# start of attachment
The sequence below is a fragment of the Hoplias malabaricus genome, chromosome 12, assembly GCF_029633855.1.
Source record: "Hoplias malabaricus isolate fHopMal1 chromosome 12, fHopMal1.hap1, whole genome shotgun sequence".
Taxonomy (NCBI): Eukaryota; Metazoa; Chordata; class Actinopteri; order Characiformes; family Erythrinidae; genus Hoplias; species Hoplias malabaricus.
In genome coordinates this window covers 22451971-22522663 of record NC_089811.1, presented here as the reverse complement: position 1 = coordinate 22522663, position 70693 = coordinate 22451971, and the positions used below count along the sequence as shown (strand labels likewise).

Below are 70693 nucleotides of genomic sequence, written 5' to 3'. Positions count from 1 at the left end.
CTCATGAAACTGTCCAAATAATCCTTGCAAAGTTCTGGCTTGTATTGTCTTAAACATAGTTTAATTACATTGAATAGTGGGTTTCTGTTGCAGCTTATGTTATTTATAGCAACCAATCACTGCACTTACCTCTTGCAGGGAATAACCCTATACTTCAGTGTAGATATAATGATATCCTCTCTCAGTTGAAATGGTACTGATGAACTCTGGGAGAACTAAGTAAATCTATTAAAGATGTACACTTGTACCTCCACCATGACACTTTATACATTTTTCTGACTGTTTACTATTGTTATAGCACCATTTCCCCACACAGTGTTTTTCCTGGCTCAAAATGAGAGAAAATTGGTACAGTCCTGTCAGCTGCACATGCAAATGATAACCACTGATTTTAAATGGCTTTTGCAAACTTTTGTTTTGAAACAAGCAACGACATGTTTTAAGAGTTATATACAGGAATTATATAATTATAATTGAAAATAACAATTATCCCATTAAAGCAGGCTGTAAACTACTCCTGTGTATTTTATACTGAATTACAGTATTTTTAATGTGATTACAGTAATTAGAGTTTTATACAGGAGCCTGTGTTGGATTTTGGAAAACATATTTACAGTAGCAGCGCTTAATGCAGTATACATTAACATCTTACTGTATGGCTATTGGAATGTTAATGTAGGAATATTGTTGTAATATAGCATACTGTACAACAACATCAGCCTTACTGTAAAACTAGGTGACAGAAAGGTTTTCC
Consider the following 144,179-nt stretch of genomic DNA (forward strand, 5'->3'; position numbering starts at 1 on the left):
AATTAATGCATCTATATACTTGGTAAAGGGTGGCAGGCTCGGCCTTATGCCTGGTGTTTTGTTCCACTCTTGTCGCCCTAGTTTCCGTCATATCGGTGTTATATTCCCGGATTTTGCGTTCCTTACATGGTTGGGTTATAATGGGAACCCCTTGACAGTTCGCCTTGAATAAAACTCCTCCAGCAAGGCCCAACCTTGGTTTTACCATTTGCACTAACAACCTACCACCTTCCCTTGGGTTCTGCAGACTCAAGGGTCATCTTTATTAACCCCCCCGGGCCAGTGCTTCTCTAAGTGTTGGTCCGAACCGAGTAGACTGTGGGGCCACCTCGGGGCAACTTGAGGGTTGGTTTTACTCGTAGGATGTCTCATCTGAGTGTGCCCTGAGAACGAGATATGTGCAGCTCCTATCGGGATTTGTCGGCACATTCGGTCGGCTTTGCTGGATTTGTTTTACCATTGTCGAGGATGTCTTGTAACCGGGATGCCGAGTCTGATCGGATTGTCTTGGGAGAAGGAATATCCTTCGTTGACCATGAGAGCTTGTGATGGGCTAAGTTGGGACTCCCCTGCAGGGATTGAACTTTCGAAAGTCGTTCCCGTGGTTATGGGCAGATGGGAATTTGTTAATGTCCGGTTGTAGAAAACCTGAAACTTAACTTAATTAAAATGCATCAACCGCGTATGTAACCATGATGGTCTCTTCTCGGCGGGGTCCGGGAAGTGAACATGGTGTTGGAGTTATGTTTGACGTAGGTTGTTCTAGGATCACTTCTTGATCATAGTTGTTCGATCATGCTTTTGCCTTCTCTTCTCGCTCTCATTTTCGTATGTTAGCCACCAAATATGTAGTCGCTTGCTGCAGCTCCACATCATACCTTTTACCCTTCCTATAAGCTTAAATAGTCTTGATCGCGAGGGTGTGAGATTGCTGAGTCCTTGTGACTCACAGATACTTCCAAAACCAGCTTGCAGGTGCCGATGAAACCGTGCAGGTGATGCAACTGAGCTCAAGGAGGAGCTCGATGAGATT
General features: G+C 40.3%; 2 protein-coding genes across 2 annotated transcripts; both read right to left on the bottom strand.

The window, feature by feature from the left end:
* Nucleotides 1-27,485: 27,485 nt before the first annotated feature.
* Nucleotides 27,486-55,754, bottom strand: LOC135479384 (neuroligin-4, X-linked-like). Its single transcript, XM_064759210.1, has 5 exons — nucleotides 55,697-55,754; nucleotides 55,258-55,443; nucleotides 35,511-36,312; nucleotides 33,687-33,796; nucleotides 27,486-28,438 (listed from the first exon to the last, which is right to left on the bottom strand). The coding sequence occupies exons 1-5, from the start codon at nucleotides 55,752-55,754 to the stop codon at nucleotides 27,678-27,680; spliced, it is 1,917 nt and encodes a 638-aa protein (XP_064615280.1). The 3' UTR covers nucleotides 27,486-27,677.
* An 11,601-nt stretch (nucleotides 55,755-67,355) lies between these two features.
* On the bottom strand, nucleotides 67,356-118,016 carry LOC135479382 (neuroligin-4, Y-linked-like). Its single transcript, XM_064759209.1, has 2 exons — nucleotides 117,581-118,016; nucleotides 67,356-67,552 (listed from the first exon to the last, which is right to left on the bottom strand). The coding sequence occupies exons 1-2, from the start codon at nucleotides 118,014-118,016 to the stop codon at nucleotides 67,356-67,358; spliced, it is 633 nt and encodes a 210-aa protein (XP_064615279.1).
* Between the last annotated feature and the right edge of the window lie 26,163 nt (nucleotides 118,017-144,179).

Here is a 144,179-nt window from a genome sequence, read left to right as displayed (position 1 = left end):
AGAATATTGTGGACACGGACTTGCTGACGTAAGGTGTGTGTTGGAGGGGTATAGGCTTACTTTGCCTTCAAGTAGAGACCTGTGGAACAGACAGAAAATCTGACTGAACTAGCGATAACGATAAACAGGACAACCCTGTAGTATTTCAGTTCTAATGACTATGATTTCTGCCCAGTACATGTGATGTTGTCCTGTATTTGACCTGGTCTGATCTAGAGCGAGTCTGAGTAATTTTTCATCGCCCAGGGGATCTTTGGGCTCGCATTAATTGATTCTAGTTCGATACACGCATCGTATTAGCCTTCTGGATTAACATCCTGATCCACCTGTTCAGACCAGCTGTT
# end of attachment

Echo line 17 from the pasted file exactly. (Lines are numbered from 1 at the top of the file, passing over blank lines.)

AGAATATTGTGGACACGGACTTGCTGACGTAAGGTGTGTGTTGGAGGGGTATAGGCTTACTTTGCCTTCAAGTAGAGACCTGTGGAACAGACAGAAAATCTGACTGAACTAGCGATAACGATAAACAGGACAACCCTGTAGTATTTCAGTTCTAATGACTATGATTTCTGCCCAGTACATGTGATGTTGTCCTGTATTTGACCTGGTCTGATCTAGAGCGAGTCTGAGTAATTTTTCATCGCCCAGGGGATCTTTGGGCTCGCATTAATTGATTCTAGTTCGATACACGCATCGTATTAGCCTTCTGGATTAACATCCTGATCCACCTGTTCAGACCAGCTGTT